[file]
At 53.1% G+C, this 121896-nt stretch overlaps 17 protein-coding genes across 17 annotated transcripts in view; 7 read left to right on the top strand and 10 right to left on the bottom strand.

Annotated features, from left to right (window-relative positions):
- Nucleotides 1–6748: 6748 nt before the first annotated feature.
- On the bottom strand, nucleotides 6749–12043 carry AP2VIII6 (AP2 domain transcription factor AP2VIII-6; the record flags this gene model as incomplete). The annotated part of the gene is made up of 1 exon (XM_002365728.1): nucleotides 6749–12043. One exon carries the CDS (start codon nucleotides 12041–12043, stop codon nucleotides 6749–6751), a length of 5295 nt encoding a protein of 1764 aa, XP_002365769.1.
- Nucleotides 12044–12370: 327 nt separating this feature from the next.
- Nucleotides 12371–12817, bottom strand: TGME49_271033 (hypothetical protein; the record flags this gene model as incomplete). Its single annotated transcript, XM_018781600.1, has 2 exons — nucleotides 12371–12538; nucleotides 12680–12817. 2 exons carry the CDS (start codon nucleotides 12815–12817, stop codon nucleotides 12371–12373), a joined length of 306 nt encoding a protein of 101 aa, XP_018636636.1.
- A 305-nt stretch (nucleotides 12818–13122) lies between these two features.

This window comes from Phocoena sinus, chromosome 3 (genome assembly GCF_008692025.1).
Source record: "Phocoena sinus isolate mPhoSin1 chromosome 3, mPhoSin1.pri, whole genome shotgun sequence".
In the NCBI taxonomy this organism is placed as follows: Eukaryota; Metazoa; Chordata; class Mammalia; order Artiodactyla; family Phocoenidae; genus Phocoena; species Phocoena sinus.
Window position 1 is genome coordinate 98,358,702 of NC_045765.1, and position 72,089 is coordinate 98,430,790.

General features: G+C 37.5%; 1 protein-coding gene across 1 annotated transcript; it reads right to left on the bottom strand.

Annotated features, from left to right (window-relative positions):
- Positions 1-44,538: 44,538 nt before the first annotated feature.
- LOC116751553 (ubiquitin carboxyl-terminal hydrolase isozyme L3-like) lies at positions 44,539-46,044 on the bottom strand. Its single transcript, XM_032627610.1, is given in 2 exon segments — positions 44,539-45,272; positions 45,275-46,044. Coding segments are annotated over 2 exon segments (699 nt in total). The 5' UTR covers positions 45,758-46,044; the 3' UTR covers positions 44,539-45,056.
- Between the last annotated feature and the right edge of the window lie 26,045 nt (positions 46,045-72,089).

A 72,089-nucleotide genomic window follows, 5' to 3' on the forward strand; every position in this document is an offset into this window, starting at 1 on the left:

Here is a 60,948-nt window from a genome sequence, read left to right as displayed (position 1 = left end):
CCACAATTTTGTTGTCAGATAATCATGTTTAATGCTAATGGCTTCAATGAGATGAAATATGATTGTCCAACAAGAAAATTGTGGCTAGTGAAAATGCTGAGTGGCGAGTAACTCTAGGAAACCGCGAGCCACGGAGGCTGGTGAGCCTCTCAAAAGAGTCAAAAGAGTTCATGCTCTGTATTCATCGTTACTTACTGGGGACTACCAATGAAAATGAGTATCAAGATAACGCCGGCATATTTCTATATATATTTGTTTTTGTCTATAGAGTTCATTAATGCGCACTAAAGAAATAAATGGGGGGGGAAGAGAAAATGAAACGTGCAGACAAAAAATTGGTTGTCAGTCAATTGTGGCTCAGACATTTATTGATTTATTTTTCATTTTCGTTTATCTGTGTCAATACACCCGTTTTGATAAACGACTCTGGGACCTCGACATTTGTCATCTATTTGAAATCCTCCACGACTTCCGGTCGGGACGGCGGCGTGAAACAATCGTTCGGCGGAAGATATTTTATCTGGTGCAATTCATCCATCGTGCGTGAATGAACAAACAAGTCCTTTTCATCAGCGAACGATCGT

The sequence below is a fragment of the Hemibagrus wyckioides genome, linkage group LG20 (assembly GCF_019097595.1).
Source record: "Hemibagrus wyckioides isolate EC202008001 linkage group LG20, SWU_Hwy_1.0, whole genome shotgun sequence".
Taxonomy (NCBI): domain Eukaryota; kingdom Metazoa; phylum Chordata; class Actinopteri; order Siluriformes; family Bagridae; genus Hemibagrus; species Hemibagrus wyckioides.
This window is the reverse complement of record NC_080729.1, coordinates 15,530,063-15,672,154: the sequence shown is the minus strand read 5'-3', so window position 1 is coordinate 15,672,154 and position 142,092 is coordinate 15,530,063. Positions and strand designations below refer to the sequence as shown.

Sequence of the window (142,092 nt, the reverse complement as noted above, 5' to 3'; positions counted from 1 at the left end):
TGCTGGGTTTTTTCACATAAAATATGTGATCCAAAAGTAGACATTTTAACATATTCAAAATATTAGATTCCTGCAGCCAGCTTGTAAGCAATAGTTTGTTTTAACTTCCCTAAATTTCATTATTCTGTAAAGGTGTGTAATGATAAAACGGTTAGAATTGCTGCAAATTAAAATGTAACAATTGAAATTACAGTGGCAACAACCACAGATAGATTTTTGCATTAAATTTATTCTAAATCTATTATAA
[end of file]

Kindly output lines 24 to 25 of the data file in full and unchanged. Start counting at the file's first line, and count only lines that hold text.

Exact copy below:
Sequence of the window (142,092 nt, the reverse complement as noted above, 5' to 3'; positions counted from 1 at the left end):
TGCTGGGTTTTTTCACATAAAATATGTGATCCAAAAGTAGACATTTTAACATATTCAAAATATTAGATTCCTGCAGCCAGCTTGTAAGCAATAGTTTGTTTTAACTTCCCTAAATTTCATTATTCTGTAAAGGTGTGTAATGATAAAACGGTTAGAATTGCTGCAAATTAAAATGTAACAATTGAAATTACAGTGGCAACAACCACAGATAGATTTTTGCATTAAATTTATTCTAAATCTATTATAA